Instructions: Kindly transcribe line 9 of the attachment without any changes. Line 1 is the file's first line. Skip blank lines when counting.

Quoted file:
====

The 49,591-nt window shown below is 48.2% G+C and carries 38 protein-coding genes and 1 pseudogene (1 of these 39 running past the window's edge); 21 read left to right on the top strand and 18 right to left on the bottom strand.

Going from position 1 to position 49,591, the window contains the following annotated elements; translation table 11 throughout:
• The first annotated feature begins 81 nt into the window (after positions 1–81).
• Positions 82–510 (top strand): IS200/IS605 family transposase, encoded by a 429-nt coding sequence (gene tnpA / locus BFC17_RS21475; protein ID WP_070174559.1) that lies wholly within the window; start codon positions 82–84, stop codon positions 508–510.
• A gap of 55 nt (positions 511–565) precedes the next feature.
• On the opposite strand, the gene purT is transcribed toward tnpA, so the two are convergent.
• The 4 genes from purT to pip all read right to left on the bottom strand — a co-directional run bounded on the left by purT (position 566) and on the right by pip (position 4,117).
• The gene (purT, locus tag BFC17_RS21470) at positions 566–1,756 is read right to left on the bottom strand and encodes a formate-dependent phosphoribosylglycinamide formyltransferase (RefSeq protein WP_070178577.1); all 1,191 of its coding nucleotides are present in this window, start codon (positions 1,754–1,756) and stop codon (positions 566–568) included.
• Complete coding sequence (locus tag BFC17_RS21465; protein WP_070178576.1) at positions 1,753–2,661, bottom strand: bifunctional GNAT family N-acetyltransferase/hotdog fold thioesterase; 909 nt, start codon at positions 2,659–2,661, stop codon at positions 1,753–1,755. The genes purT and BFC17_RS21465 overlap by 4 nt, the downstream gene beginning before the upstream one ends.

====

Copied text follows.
• Complete coding sequence (locus tag BFC17_RS21465; protein WP_070178576.1) at positions 1,753–2,661, bottom strand: bifunctional GNAT family N-acetyltransferase/hotdog fold thioesterase; 909 nt, start codon at positions 2,659–2,661, stop codon at positions 1,753–1,755. The genes purT and BFC17_RS21465 overlap by 4 nt, the downstream gene beginning before the upstream one ends.